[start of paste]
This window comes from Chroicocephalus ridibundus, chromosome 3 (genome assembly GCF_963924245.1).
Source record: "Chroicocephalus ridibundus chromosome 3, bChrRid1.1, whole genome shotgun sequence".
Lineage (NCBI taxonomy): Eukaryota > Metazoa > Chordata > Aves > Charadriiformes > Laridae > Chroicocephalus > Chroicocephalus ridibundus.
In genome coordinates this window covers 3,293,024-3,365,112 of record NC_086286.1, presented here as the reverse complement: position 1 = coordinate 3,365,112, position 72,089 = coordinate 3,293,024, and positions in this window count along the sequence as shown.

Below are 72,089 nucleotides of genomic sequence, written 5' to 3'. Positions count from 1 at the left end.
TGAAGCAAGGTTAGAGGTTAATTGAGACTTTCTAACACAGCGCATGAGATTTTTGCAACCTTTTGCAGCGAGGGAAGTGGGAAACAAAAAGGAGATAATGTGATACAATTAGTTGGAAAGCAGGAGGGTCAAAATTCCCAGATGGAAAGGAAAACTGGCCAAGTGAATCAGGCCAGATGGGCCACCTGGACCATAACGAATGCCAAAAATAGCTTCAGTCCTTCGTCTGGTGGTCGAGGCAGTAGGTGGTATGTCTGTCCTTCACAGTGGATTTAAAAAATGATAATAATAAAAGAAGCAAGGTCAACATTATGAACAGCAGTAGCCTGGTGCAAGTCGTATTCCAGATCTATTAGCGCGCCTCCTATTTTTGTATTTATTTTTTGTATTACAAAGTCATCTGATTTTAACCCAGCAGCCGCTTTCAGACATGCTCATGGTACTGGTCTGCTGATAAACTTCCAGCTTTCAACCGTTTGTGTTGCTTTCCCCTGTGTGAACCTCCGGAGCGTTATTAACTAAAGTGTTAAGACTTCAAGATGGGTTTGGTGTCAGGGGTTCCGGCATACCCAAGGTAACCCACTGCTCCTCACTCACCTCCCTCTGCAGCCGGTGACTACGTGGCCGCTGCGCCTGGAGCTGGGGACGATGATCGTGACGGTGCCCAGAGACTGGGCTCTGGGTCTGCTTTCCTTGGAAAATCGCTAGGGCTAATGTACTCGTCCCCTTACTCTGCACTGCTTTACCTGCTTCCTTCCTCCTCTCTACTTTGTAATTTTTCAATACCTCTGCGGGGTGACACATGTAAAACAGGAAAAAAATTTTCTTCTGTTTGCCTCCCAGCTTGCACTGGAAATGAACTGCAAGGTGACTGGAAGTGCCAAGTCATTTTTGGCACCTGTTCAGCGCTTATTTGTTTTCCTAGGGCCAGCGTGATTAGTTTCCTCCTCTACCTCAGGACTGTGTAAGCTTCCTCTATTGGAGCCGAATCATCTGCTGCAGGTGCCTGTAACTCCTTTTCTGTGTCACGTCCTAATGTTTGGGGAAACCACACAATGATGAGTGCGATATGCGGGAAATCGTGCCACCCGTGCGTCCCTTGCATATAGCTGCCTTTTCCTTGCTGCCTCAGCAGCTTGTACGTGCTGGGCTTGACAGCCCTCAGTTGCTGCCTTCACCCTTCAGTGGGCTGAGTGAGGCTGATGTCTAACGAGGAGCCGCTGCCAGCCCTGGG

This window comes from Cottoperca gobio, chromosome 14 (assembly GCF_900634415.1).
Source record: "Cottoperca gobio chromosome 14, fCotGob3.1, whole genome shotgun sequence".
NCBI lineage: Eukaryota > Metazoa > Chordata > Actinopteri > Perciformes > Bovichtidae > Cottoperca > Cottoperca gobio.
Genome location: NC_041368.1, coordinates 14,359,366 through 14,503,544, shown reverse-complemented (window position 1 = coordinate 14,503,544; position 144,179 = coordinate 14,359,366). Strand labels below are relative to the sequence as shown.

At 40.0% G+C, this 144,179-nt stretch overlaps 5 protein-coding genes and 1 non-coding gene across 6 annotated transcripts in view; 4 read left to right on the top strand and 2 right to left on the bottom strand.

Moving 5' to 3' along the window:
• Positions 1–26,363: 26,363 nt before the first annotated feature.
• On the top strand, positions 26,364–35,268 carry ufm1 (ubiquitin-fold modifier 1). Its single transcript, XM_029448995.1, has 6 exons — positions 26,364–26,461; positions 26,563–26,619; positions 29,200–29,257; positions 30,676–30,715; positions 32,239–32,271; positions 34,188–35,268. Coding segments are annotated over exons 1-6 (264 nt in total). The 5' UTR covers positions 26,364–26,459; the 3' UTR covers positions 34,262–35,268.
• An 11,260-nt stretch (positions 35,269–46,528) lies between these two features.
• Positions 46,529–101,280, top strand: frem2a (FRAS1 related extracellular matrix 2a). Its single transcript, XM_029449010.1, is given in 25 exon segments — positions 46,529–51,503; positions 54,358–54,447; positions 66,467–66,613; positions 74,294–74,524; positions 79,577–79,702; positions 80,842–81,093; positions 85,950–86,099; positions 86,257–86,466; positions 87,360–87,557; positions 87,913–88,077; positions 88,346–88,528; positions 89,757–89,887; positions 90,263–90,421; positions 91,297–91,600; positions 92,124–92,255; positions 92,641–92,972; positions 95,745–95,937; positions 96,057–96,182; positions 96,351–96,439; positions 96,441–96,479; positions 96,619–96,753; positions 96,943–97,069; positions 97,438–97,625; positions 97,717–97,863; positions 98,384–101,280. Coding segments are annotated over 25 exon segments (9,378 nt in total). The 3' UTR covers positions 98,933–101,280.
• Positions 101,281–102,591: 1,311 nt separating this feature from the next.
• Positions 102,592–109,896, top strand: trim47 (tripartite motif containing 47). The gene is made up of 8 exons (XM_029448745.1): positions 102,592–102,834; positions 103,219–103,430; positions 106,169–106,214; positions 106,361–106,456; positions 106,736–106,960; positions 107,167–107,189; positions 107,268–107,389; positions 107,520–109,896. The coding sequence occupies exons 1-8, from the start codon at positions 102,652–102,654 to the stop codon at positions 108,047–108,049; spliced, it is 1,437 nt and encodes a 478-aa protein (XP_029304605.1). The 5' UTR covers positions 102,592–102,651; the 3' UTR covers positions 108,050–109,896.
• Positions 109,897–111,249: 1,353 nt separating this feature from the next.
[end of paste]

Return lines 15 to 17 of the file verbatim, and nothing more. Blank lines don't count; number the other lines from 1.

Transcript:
• An 11,260-nt stretch (positions 35,269–46,528) lies between these two features.
• Positions 46,529–101,280, top strand: frem2a (FRAS1 related extracellular matrix 2a). Its single transcript, XM_029449010.1, is given in 25 exon segments — positions 46,529–51,503; positions 54,358–54,447; positions 66,467–66,613; positions 74,294–74,524; positions 79,577–79,702; positions 80,842–81,093; positions 85,950–86,099; positions 86,257–86,466; positions 87,360–87,557; positions 87,913–88,077; positions 88,346–88,528; positions 89,757–89,887; positions 90,263–90,421; positions 91,297–91,600; positions 92,124–92,255; positions 92,641–92,972; positions 95,745–95,937; positions 96,057–96,182; positions 96,351–96,439; positions 96,441–96,479; positions 96,619–96,753; positions 96,943–97,069; positions 97,438–97,625; positions 97,717–97,863; positions 98,384–101,280. Coding segments are annotated over 25 exon segments (9,378 nt in total). The 3' UTR covers positions 98,933–101,280.
• Positions 101,281–102,591: 1,311 nt separating this feature from the next.